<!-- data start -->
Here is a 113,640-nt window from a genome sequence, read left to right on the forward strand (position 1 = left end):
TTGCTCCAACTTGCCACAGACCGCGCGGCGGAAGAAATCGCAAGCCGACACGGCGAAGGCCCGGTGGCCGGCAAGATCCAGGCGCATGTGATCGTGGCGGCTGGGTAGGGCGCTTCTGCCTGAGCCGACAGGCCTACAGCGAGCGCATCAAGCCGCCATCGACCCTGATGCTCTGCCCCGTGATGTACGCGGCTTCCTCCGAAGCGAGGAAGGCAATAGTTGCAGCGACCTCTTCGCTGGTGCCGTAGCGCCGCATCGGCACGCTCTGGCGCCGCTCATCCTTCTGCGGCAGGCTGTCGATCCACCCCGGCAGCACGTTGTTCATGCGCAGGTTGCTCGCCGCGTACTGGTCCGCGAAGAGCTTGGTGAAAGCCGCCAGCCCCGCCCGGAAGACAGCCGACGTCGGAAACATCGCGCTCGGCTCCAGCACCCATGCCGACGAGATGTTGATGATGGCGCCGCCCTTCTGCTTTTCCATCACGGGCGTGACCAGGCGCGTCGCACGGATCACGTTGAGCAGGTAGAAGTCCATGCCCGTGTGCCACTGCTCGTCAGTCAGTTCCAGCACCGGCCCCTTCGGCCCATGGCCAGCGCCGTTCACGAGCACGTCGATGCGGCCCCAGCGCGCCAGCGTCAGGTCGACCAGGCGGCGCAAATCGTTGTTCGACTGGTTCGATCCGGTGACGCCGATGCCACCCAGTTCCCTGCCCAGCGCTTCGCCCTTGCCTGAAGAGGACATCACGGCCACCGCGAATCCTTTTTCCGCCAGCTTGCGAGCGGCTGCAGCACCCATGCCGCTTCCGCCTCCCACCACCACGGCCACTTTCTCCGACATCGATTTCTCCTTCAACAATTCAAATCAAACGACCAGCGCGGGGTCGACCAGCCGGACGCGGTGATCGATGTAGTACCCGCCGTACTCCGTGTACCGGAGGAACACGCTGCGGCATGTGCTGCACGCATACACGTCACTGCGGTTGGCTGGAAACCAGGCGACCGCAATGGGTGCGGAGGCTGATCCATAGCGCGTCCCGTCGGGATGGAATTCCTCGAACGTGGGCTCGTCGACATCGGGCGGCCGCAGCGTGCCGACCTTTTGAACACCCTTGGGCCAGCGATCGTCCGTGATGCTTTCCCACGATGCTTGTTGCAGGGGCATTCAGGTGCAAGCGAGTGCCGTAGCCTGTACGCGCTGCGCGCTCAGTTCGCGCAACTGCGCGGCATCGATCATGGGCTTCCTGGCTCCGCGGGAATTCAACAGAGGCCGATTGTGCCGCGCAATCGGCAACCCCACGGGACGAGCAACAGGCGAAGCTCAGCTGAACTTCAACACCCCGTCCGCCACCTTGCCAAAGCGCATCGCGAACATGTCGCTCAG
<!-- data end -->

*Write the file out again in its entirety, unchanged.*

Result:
Here is a 113,640-nt window from a genome sequence, read left to right on the forward strand (position 1 = left end):
TTGCTCCAACTTGCCACAGACCGCGCGGCGGAAGAAATCGCAAGCCGACACGGCGAAGGCCCGGTGGCCGGCAAGATCCAGGCGCATGTGATCGTGGCGGCTGGGTAGGGCGCTTCTGCCTGAGCCGACAGGCCTACAGCGAGCGCATCAAGCCGCCATCGACCCTGATGCTCTGCCCCGTGATGTACGCGGCTTCCTCCGAAGCGAGGAAGGCAATAGTTGCAGCGACCTCTTCGCTGGTGCCGTAGCGCCGCATCGGCACGCTCTGGCGCCGCTCATCCTTCTGCGGCAGGCTGTCGATCCACCCCGGCAGCACGTTGTTCATGCGCAGGTTGCTCGCCGCGTACTGGTCCGCGAAGAGCTTGGTGAAAGCCGCCAGCCCCGCCCGGAAGACAGCCGACGTCGGAAACATCGCGCTCGGCTCCAGCACCCATGCCGACGAGATGTTGATGATGGCGCCGCCCTTCTGCTTTTCCATCACGGGCGTGACCAGGCGCGTCGCACGGATCACGTTGAGCAGGTAGAAGTCCATGCCCGTGTGCCACTGCTCGTCAGTCAGTTCCAGCACCGGCCCCTTCGGCCCATGGCCAGCGCCGTTCACGAGCACGTCGATGCGGCCCCAGCGCGCCAGCGTCAGGTCGACCAGGCGGCGCAAATCGTTGTTCGACTGGTTCGATCCGGTGACGCCGATGCCACCCAGTTCCCTGCCCAGCGCTTCGCCCTTGCCTGAAGAGGACATCACGGCCACCGCGAATCCTTTTTCCGCCAGCTTGCGAGCGGCTGCAGCACCCATGCCGCTTCCGCCTCCCACCACCACGGCCACTTTCTCCGACATCGATTTCTCCTTCAACAATTCAAATCAAACGACCAGCGCGGGGTCGACCAGCCGGACGCGGTGATCGATGTAGTACCCGCCGTACTCCGTGTACCGGAGGAACACGCTGCGGCATGTGCTGCACGCATACACGTCACTGCGGTTGGCTGGAAACCAGGCGACCGCAATGGGTGCGGAGGCTGATCCATAGCGCGTCCCGTCGGGATGGAATTCCTCGAACGTGGGCTCGTCGACATCGGGCGGCCGCAGCGTGCCGACCTTTTGAACACCCTTGGGCCAGCGATCGTCCGTGATGCTTTCCCACGATGCTTGTTGCAGGGGCATTCAGGTGCAAGCGAGTGCCGTAGCCTGTACGCGCTGCGCGCTCAGTTCGCGCAACTGCGCGGCATCGATCATGGGCTTCCTGGCTCCGCGGGAATTCAACAGAGGCCGATTGTGCCGCGCAATCGGCAACCCCACGGGACGAGCAACAGGCGAAGCTCAGCTGAACTTCAACACCCCGTCCGCCACCTTGCCAAAGCGCATCGCGAACATGTCGCTCAG